In 1973, ARCIC released its Canterbury statement on the subjects of Ministry and Ordination. Responses to the agreed statement identified a number of issues on which further clarification was desirable. Following the Salisbury meeting in 1979, the current document, entitled “Elucidations on Ministry” was released along with another text “Elucidations on Eucharist” (ARCIC-199). The two documents were published together in ARCIC-206 and The Final Report (1981).
Also attached here are the preliminary and final drafts.
Status of agreed statements:
Agreed statements have been agreed by the dialogue members and submitted to the sponsoring churches for study. These texts express the careful considerations of the members of the dialogue but are not official statements of either of the churches.
Comments and Criticisms
1. After the publication of the Statement Ministry and Ordination, the Commission received comments and criticisms, among which it judged the following to be of special concern.
It has been suggested that in the discussion of ministry insufficient attention was given to the priesthood of the whole people of God, so that the document seemed to have too clerical an emphasis. In this connection it has also been said that the distinction between this priesthood of all the faithful and the priesthood of the ordained ministry was not clearly enough explained. Questions have also been raised about the Commission’s treatment of the origins and historical development of the ordained ministry and its threefold form, about its comparison of that development with the emergence of the canon of Scripture; and about its views on the place of episcopacy within episcope as it is outlined in the Statement (para. 9).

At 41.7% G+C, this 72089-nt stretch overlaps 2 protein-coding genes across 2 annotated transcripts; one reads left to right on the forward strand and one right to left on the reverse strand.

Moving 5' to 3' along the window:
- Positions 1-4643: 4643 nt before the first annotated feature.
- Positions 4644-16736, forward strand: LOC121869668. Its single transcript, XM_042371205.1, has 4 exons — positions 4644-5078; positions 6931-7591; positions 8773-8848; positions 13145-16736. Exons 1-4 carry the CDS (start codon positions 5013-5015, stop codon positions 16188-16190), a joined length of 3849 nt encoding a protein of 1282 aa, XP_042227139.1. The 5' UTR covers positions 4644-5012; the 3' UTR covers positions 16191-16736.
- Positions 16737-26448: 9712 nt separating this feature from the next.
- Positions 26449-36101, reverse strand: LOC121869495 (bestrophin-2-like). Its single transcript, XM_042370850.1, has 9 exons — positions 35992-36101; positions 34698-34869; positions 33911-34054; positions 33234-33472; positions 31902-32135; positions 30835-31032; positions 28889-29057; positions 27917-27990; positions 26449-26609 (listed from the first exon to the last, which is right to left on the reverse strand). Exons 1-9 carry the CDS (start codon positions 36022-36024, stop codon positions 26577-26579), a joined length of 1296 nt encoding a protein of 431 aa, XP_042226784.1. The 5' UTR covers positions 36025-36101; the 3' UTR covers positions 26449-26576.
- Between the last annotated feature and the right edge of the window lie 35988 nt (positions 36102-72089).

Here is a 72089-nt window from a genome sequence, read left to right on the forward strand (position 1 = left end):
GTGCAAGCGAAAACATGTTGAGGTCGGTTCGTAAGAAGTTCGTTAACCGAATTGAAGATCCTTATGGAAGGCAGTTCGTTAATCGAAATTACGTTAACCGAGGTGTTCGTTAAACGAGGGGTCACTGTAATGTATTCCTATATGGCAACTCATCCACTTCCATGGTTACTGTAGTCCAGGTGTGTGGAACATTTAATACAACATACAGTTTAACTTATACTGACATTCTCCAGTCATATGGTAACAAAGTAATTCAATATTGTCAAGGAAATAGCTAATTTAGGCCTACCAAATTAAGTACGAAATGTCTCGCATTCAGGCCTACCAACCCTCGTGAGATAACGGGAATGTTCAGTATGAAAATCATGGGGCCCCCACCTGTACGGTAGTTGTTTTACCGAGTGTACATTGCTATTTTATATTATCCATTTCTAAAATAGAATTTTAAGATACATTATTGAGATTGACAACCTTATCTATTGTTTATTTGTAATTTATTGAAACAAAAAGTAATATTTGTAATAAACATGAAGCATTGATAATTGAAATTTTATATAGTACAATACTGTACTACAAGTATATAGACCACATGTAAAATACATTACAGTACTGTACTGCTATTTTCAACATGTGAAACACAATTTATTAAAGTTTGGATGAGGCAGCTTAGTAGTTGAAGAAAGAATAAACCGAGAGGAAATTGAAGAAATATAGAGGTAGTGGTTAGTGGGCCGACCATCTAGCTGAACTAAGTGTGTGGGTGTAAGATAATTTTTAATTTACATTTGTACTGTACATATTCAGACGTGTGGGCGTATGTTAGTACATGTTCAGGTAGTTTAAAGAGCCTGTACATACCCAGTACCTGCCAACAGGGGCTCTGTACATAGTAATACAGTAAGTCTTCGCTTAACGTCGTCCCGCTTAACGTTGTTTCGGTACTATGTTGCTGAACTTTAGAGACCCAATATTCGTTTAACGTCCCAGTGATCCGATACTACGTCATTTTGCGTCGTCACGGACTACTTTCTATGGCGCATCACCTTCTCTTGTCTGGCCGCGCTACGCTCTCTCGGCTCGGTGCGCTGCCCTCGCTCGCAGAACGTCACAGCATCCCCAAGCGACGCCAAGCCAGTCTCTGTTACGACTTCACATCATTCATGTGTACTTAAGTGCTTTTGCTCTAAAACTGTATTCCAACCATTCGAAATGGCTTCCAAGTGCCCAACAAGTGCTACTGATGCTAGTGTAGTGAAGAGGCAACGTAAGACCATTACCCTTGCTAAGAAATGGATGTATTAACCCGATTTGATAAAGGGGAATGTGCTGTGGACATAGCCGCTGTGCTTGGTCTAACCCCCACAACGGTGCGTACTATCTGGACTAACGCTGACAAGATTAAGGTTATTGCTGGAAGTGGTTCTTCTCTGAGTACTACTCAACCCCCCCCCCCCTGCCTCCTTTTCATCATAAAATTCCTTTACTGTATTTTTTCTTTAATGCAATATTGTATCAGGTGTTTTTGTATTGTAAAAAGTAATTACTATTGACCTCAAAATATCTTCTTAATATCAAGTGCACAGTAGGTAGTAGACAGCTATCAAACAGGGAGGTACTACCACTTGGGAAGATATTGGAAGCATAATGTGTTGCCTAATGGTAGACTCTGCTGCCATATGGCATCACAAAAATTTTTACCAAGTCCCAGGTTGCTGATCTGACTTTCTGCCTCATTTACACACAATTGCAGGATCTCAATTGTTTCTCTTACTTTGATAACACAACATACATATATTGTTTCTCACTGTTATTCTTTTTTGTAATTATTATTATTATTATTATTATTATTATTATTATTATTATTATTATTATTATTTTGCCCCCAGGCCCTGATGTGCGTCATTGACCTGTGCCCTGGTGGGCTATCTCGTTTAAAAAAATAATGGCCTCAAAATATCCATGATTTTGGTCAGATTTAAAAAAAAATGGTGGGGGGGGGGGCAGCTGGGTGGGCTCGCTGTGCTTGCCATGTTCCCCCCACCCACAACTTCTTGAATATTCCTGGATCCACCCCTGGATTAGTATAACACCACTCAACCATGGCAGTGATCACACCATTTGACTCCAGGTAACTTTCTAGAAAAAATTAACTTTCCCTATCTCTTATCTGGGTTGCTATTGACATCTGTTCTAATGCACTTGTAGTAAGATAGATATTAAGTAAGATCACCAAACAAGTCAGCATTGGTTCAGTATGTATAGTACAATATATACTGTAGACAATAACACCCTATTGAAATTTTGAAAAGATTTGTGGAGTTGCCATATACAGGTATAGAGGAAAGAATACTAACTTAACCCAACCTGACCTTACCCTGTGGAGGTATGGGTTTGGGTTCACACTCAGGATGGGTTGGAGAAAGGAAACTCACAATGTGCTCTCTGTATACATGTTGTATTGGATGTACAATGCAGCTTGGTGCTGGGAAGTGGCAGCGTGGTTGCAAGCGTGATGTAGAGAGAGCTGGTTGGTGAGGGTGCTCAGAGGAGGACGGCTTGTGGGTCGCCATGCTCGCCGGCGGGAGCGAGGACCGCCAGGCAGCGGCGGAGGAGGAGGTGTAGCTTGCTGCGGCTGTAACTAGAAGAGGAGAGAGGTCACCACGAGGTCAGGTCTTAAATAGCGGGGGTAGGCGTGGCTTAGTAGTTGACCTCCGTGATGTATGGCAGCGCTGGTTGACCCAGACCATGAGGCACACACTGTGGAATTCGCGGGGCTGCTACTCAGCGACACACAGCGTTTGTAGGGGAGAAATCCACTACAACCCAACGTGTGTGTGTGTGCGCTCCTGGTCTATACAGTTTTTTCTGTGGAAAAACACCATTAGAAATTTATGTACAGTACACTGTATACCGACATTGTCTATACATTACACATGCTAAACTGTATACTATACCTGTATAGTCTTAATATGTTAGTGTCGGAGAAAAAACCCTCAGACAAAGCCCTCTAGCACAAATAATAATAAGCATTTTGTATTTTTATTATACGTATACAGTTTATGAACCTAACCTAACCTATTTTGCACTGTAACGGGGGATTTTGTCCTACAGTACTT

Some have wondered whether the Statement adequately expressed the sacramental nature of the rite of ordination, others whether this aspect has been overemphasized. The Commission has been asked to consider the implications of the Statement for the question of the ordination of women. There have also been inquiries about the bearing of the Statement upon the problem of recognizing the validity of Anglican Orders.
2. In common Christian usage the term priesthood is employed in three distinct ways: the priesthood of Christ, the priesthood of the people of God, the priesthood of the ordained ministry.
The priesthood of Christ is unique. He is our High Priest who has reconciled mankind with the Father. All other priesthood derives from his and is wholly dependent upon it.